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Whilst there are a lot of women on different media platforms there is still a disproportionate amount of them working in the media. On Sunday 8th March it is International Women’s Day and the theme is #EachforEqual which is ‘drawn from collective Individualism’, the idea of ‘an equal world being an enabled world’.

From a creative perspective it is easy to understand the need for a gender balanced workspace however, we are still in an era where women behind the camera are disadvantaged and underrepresented. Internews states that ‘reaching equality for all starts with increasing women’s participation inclusion and leadership in media and technology’ so I thought we’d take a look at those who are making changes from behind the scenes.

Someone who has a strong link to International Women’s Day is Christina Knight, a largely influential copywriter, author and public speaker. She was first put on the map when her 2005 ad campaign ‘Hello Period’ for O.B Tampons helped increase sales by 4.2% through offering young women an ad campaign that put them in the spotlight. You can see some of the images here. Knight decided to include informative booklets for both mothers and daughters to tackle the stigma of women’s sanitary products. They were full of factual information as well as practical tips on how to manoeuvre around this new phase of life. On International Women’s day 2013 she published her own book Mad Women – A Herstory of Advertising which stems from her dissatisfaction of the lack of female perspective at advertising agencies which she discusses during her Ted Talk.

Knight references how at the start of her career she was often the ‘only woman at the table’ and how destructive the ‘if you can’t see it, you can’t be it’ narrative becomes for young women. However, for me the most important statement she makes is that she doesn’t agree ‘that the female perspective should replace the existing norm’ but that ‘it needs to compliment it’. I think that this statement encompasses Knight’s attitude of re-education and why she is such an important asset to not just marketing agencies but to women as well.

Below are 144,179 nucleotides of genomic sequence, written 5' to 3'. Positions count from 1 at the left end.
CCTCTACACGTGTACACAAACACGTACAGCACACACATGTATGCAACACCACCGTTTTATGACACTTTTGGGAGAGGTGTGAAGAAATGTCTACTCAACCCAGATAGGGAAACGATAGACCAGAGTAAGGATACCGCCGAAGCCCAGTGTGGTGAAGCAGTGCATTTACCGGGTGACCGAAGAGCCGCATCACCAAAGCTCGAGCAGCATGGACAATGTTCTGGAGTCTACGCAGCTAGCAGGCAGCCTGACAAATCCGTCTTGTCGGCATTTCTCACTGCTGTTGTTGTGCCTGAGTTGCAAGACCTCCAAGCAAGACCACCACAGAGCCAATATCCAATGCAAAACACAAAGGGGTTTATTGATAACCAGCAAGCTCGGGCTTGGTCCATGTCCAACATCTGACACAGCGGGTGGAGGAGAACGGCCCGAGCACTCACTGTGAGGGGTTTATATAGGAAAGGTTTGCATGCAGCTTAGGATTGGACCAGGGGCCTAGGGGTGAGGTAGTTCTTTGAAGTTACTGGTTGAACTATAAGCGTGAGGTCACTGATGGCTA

…”for me the most important statement she makes is that she doesn’t agree ‘that the female perspective should replace the existing norm’ but that ‘it needs to compliment it’.” – Hanna Munir


Knight’s campaign had an interactive element that is also key to Apple’s take on International Women’s Day with their She Creates campaign. Right at the forefront of this campaign is Deirdre O’Brien, Apple’s senior vice president of Retail + People who says, ‘we’re thrilled to recognise International Women’s Day so everyone can be inspired by some of the world’s most passionate and innovative creators.’ There is an incredible advert here where there is a focus on women in all different phases of life and from a variety of races and ages.

It’s a collection of the likes of Malala Yousafzai, Lady Gaga and Lily Singh who are championed by Beyoncé’s ‘Flawless’ that plays over the imagery. Powerful, influential women who are being acknowledged and praised for the boundaries they are continuing to break and the paths they are paving. The black and white images draw focus to these women and give them a collective identity which is definitely on theme for this year’s International Women’s Day. Alongside this they are also hosting ‘Today at Apple’ sessions which include pro skills sessions and interactive media shows with Sarah Rothwell. O’Brien’s influence speaks to how women’s skills should be utilised to help communities and encourage equal opportunities.

Nicola Mendelsohn was born in our very own Manchester and is an Advertising Executive and Vice-President for Europe, the Middle East and Africa for Facebook. With the Telegraph calling her ‘the most powerful woman in the British Tech Industry’ it’s clear to see the impact Mendelsohn has had on gender expectations within technology and media. Mendelsohn has been very vocal about her problems regarding women’s relationship with the workplace as in a recent interview with Jewish News she said, ‘when a woman achieves something new or prominent in arts, business or education, it’s seen as a rare celestial event.’

This echoes the ideas of Knight and O’Brien that women don’t necessarily want to be seen as a rarity anymore because they want others to be inspired and achieve the same goals. She also says that she hates the questions ‘can you have it all?’ because she finds that ‘it sets you up for failure and implies you have to choose’ and limits the imagination of women during a primary phase. This message is highlighted in her own campaign that she launched with Facebook called #Shemeansbusiness which you can access herethat connects like-minded businesswomen and helps them start and flourish. Mendelsohn’s constant perseverance and simply her incredible work is why she made it onto my list of women people should know about and celebrate.

From these featured creators and campaigns, we have an array of incredible work from women who have not just witnessed change but have played key roles in producing it. Some people may still question the purpose of an International Women’s Day but with the World Economic Forum ‘estimating that the gender gap won’t close until 2186’ it’s clear to see the need for one.

Equally, it’s important to remember that this is also just another good excuse to appreciate and recognise the women in our lives, either professionally or personally.

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